Alan Willet’s first landscape was a dairy farm owned by his family. The single stoplight was 30 minutes away. The farm lay two miles from Hunt, New York (population 100).
The next town was Nunda, three miles away, where everybody attended school.
The nearest major town with stoplights was Geneseo, 20 miles away, with a McDonald’s and a college.
Rochester, New York, was 60 miles away.
Alan’s place of origin was a holistic world. The farm was the hub. Everybody knew everybody and all who came there came to see Fritz Willet, Alan’s father.
He was always working. When Barber Conable wanted to talk with him, Fritz said to the state senator, “Sure we can talk, but I have to get the plowing done. Hop on the tractor with me.” Whether a person was of high or low status, Fritz was focused on his work. He was the same when a person out of work came to see him.
Alan says, “At the farm, opposites collapsed—work and play, loss and gain.”
His earliest memory is the smell of the dairy farm, and even now, when he smells cows, he is back where he was born.
On a winter day in January when Alan (the sixth child) was born, his mother, Dottie, took the day off. The next day, she returned to the barn where his father was busy working. She brought day-old Alan to the barn so that she could care for the baby cows.
He says, “As soon as I could walk I was right there with her, feeding calves milk.
“Work was play, and play was work. A great example of this was baling hay in the summer. My three brothers and I would work on unloading wagons of hay as a game. We would see who could unload a wagon fastest.
“We were strong. I could take a bale and throw it up into the loft, and for us there was no difference between work and play. After we emptied our cart, we would drink lemonade and play a couple of games of ping-pong. Then we would do another load of hay.”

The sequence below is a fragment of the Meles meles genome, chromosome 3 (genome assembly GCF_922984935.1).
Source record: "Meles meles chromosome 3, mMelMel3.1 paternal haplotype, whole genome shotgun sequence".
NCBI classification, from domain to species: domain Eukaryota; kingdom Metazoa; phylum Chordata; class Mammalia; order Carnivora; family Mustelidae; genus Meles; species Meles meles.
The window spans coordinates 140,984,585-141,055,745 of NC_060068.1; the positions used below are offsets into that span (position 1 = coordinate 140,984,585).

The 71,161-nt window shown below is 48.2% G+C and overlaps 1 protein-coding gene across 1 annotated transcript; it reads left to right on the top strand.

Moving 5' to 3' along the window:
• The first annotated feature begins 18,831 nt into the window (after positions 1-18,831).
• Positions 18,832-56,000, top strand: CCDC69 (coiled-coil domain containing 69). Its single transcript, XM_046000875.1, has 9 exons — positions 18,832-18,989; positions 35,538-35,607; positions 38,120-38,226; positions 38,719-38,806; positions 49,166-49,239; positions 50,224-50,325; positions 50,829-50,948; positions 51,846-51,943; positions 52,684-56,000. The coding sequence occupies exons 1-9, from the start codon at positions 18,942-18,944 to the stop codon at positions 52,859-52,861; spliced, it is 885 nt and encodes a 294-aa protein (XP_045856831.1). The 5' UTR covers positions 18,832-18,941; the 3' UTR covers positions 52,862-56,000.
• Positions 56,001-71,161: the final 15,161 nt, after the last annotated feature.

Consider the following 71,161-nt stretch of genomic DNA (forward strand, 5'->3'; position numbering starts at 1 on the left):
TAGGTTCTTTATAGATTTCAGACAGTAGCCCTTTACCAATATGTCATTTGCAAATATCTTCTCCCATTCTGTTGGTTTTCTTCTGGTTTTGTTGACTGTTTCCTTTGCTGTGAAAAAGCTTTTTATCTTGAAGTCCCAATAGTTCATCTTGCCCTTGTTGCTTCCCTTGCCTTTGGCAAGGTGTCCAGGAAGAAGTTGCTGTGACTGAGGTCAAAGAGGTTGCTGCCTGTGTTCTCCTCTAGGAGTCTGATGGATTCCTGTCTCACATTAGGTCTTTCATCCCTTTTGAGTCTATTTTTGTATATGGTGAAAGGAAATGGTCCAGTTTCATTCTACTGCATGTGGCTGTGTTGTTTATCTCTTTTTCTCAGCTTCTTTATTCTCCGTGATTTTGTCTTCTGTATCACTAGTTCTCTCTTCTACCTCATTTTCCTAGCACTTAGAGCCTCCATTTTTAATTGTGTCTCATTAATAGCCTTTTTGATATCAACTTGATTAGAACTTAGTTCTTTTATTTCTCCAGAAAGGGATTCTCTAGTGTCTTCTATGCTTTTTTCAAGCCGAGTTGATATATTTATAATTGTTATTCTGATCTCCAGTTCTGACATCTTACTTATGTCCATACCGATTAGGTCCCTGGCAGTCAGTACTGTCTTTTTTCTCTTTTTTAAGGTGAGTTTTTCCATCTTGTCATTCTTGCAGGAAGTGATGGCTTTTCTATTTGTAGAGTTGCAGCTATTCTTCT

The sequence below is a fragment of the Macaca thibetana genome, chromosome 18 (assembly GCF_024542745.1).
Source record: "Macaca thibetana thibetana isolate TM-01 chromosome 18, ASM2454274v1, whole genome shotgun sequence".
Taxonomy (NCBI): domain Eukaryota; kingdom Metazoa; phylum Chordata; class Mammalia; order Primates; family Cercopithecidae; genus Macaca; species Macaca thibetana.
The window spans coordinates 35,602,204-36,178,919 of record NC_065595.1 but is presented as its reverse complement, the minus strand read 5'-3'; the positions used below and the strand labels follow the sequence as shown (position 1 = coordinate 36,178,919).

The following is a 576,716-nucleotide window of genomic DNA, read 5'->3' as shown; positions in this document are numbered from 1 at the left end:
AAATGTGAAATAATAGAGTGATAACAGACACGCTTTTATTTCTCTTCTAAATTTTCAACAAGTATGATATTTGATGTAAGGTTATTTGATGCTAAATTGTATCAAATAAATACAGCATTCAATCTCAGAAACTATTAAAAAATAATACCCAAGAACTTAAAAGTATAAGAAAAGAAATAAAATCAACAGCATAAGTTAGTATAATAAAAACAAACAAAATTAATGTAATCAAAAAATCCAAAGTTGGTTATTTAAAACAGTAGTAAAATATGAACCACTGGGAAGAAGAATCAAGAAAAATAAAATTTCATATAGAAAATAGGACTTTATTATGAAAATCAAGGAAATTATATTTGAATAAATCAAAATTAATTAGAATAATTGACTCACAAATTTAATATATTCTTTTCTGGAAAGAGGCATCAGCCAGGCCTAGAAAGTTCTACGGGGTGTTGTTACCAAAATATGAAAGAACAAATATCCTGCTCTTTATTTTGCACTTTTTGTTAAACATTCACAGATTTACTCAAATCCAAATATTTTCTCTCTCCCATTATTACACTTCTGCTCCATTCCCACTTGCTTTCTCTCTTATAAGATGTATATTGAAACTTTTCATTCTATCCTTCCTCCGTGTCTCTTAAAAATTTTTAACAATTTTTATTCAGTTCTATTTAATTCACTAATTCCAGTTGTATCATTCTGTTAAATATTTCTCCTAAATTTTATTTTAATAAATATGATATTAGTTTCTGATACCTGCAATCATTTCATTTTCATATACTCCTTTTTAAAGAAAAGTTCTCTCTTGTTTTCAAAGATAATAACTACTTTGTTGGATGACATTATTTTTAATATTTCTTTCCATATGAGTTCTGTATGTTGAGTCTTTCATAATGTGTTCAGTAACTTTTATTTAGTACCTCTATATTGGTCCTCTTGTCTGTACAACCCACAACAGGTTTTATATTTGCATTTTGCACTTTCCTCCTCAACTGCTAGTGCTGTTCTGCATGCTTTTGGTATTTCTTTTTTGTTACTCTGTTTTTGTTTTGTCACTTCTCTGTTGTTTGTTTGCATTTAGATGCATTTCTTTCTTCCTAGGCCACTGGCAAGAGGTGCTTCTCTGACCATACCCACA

Now, for Alan Willet, 50, one of the topmost software engineers of the world, his work is no different from the holistic world of the Willet Farm.
The metaphor that has shaped his career is that of building bridges, getting people together to work as a creative team.
He was a good student at school, and Fritz and Dottie wanted him to go to college.
The school at Nunda had given his parents a complete education. A generation later, the same school gave Alan as thorough an educational background. He did well at college and his career took off.
Alan met his wife Pamela as his interviewee. In the middle of the interview, they both became silent. They were each thinking the same thought: “This is the one.”
“That evening, unknown to each other, we each called home and told our mothers, ‘I have met the one,’” he says.
On their first date, Pamela said, “I want to home school our kids.” There was no argument, no protracted back and forth; they were in complete agreement.
The two moved to Rochester, and after living there for 10 years, Pamela did not know that their neighbors had children until the day of the block party.
Alan and Pamela looked at each other, and each imagined cohousing as a way of life—of living in community and sharing their imagined life. That is how they found EcoVillage at Ithaca.
Alan speaks of the choice he made to move away from Hunt. He says, “Loss and gain is a two-edged sword. Loss and gain are a driving force in my life.”
Some images from the Willet Farm still surface for Alan as they raise their three children at EcoVillage. He says, “There’s one memory I forever cherish from my farm years. I am woken up at 3:00 a.m. on Christmas morning. My brother Carl woke me up and said there is a cow that needs help giving birth.
“I was not happy being woken up, but I bundled up in my winter clothes and trudged out into the snow. The mom cow did need help, but it was an easy birth. Afterward my brother and I just sat there in silence. We watched the cow clean off her new baby with her tongue.
“We watched out the open barn door a full moon rise over the new-fallen snow. It sparkled. After sitting for a long time, a bit of sun started to show. We got up and started our work day.”